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Finding the time to train

Many of you have likely come across the same issue that I have faced over the last few years; an increasing number of responsibilities, and an increase in the amount of time demanded of existing responsibilities. 

After being married for 5 years, and now with the addition of our (well, a while ago) 19 month old son, it keeps getting more and more challenging to find time for my triathlon training.   Now you may have a REALLY understanding partner, but in this day and age, people want equal share of the load, and to most people training for triathlons or other races just doesn’t count.  That’s a privilege.  For me (and I am sure many of you), it’s really more a necessity.  Not only do I need the feeling, but I don’t feel right without my weekly workout regime.

Unfortunately there are times you just have to sacrifice that which is most dear to you.  But there is some hope!!

So in addition to finding the time, I sometimes have issues with motivation.  Not that this is too often a problem, it’s just that I may not feel like working out at the moment there is an opportunity.    So my recent regime hits on this point, as well as making great use of time.  This includes an almost daily cycle commute into work, and a weekend run with the baby jogger. 

Let’s discuss the merits of the daily commute.  I know this is not for everyone.  Let’s face it.  The majority of drivers in Toronto are ruthless and crazy.  But I really enjoy the ride.  It takes nearly the same time to cycle as it would by any other means of commute (car or Go train) from where I live.  And I’m adding in a workout.  I can either do a steady pace, or add in sprints at every stop light to change things up.  In terms of the motivation factor, this forces me to get out.  I don’t feel like it every day, but for the most part I would rather cycle than drive or take public transport into work.  If you ARE going to use this approach, there are various elements of safety that need to be discussed, but I will not delve into that here.

The baby jogger.  This makes a run much more challenging, and although it’s not the same as normal running, as it’s difficult to get speed, but you will work on your strength a great deal.  Joggers can be really pricey by the way, but you should be able to find one on Craig’s List for $100.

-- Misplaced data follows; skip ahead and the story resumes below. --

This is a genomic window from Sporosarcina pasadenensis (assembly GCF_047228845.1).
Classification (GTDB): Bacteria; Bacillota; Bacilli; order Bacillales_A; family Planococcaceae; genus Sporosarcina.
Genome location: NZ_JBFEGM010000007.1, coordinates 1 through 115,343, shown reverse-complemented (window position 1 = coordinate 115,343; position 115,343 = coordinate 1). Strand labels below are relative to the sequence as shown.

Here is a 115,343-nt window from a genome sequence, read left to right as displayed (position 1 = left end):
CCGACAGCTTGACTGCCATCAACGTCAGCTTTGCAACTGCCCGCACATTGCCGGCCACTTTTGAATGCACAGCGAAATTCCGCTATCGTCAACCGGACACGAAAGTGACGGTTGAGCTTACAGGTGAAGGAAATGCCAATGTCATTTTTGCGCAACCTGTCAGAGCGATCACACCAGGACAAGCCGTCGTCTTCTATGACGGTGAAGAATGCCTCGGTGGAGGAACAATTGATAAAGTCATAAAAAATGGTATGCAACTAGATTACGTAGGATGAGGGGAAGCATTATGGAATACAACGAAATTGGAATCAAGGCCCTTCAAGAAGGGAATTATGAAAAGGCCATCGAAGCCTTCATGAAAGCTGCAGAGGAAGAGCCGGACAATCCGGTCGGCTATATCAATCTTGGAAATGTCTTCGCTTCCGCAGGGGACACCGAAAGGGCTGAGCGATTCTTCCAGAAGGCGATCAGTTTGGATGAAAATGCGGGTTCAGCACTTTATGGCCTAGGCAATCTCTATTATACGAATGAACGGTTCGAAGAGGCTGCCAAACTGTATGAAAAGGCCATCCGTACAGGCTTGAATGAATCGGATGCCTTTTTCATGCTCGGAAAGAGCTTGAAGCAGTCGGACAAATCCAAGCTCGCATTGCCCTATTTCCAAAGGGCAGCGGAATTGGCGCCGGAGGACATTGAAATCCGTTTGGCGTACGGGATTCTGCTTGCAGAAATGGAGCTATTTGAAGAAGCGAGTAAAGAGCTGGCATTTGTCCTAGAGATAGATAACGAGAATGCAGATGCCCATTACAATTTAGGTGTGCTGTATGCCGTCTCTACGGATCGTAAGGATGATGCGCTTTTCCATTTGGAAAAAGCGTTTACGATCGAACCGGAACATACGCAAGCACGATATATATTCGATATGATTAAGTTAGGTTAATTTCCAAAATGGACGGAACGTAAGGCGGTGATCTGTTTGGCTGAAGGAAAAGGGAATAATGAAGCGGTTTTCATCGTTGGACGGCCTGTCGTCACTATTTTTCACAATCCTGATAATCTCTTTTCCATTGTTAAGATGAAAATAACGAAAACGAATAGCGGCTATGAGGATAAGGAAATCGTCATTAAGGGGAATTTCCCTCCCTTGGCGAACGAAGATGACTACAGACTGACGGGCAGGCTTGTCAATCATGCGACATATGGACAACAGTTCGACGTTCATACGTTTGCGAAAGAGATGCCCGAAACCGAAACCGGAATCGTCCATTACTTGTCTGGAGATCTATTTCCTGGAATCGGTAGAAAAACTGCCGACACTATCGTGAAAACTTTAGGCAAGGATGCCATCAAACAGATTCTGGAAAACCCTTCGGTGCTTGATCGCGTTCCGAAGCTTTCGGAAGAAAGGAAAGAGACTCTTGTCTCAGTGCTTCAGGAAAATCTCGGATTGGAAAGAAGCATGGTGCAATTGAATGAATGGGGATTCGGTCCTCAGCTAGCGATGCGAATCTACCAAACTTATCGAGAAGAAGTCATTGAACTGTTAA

So how does this all work out?  Well, I get to enjoy my ride into work most days, thus allowing more family time in the evenings.  Plus on the weekend, I give my wife a break while I spend quality time with my son.  He really enjoys it by the way, and whenever he sees the jogger, he’ll run over to it and try to climb in it and telling me he wants a ride!  Plus it is a guaranteed put-to-sleep aid when you time it right!

Of course now I also have the child carrier on the back of one of my training bikes, and I think he enjoys that even more than the jogger (he’s almost as obsessed with bikes as he is with cars and heavy construction machinery!).  I’ve done a couple of rides with him on the back.  It’s not quite as good a workout, but it is certainly challenging physically and technically to have that extra 40 pounds on the back of the bike when going up a steep hill! 

I think there are many ways to help with a tight weekly schedule and making sure you get in the level of training that you are after, it’s just a matter of fitting it in.

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One comment

  • Kudos Chris!

    All too often I hear from too many people who seem to settle on the excuse that there is no time. You’ve got it down! Rather than having a commute steal training time from you… you’re making it work FOR you…

    Taking your son out for fresh air while you log miles is another huge bonus! He’s got an awesome role model to look up to.

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